Forest camp at Metsapere Hiiumaa island

Forest camp at Metsapere Hiiumaa island

We then skipped across to the island of Saarema  with its windmills and forests and wild camped in the Vilsandi National Park on the Baltic at N 58.42490 E22.07467. The main town on Saarema of Kuressaare  with its castel was worth a few hours wandering before we went to look at where a meteorite had hit the Earth at Kaali some 9,000 years ago. That night we camped  on the next island of Muhu at Liiva in a pretty good campsite where the owner and his  wife had actually lived in Australia for several years before coming back to Estonia after the fall of Communism.

Kangaroos in Estonia?!

Kangaroos in Estonia?!

Then back to the Estonian mainland, the pretty town of Parnu ( where we met an Estonian guy with a nicely fitted out Land Rover Defender with a Hannibal tent just like ours)! We camped that night at Viljandi and spent the next morning wandering around this very interesting town with its old early 20th century mansions of wealthy German merchants and its old water tower and wooden buildings.

Also managed to get our South African Cadac LPG cylinder filled up in Viljandi by a very helpful guy. (The had totally refused to refill in Denmark/Sweden/Finland due to safety regulations (It’s all “swap & go” there). Just as well as we were down to our last few cc’s of gas!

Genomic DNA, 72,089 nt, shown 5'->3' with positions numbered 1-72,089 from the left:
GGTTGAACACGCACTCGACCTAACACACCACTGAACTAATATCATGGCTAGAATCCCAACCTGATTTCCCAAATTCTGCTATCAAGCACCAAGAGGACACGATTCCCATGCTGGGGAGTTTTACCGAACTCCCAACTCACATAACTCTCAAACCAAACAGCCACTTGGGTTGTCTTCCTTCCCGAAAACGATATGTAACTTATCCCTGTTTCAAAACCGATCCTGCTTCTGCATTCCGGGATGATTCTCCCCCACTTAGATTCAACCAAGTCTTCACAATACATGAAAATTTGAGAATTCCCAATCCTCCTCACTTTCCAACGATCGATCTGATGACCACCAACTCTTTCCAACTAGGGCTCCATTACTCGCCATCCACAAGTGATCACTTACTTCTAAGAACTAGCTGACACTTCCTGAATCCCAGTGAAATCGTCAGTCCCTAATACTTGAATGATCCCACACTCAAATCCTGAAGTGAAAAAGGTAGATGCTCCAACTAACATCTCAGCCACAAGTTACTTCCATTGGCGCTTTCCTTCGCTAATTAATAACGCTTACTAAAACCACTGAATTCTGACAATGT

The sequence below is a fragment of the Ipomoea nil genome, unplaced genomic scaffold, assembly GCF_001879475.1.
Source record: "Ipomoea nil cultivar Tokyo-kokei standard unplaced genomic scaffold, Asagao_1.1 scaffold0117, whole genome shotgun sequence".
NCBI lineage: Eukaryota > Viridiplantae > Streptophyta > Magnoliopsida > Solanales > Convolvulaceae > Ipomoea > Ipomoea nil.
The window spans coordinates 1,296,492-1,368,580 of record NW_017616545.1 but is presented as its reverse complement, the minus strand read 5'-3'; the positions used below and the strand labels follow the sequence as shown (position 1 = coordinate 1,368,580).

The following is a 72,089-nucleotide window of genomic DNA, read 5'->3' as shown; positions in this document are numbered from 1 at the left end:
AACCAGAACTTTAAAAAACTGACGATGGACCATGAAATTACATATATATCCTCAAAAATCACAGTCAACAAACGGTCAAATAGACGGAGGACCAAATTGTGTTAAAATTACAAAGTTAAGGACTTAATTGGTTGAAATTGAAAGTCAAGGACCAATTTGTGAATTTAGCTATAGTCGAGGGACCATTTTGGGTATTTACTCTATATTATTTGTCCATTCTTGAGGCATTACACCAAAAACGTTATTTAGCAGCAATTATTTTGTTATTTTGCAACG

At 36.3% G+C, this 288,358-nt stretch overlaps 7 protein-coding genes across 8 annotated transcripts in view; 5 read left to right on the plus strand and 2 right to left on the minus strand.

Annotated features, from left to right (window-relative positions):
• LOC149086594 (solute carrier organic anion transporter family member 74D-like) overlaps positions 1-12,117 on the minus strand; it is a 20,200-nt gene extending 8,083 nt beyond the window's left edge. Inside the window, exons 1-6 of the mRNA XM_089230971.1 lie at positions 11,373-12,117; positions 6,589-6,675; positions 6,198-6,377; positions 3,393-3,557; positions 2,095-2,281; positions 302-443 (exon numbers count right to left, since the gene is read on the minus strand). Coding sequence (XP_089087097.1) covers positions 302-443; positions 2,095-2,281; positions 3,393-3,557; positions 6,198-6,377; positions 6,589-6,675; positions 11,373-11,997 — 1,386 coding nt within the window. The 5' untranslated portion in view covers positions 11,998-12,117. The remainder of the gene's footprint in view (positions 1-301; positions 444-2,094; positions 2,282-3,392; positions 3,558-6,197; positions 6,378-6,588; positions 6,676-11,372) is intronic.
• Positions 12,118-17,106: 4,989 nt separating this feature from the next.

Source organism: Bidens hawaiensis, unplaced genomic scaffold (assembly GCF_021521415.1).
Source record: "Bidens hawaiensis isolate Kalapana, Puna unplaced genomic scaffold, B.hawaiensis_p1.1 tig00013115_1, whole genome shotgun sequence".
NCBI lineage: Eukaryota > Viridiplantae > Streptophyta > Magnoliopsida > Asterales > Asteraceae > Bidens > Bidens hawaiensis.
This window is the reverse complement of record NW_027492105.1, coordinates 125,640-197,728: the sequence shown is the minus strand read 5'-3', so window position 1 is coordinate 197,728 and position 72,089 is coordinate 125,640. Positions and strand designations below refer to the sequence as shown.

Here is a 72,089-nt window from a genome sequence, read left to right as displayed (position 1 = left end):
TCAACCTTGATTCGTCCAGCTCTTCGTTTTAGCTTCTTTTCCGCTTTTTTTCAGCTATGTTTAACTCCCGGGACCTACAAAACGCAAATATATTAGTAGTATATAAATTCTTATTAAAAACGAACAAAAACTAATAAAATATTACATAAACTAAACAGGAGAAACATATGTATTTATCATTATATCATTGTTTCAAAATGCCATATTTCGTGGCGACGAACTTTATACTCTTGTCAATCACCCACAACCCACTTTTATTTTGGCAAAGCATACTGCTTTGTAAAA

Old water tower in Viljandi

Old water tower in Viljandi

A camp in a guys farm yard on the road to Tartu (also worth a few hours with its old university and “old town”) then we crossed the border into Latvia and spent the first night on the Gaujas river at Cesis at Zagarkalns campsite N 57.31208 E 25.2266.

What can we say about 10 days in Estonia? It’s a great country and rapidly transforming in to a modern Western European state. The shops and level of WiFi Internet connection everywhere (the Estonians invented Skype incidentally) surprised us. Yet there is a huge mixture of new and old – with the old farmhouses and wooden buildings fascinating. Plenty of old Soviet era hideous concrete flats and crumbling factories, but these are disappearing.

House in Viljandi that used to belong to wealthy German merchants back in the 1890's

House in Viljandi that used to belong to wealthy German merchants back in the 1890′s

We loved Estonia – its our sort of country where you can “wild camp” just about where you like, have campfires, everyone is friendly, the girls blonde and beautiful and its pretty cheap compared to Scandanavia. The old wooden buildings, crumbling Soviet edifices and quaint farms are just fascinating. Go back any day!

Next stop Latvia- and from what we have already seen, it will be good too if a bit poorer, roads worse and a bit more backward than its neighbour Estonia.

More pictures in the Gallery. https://picasaweb.google.com/110392977689469430264/Estonia

Follow our route on Google maps in “Route”.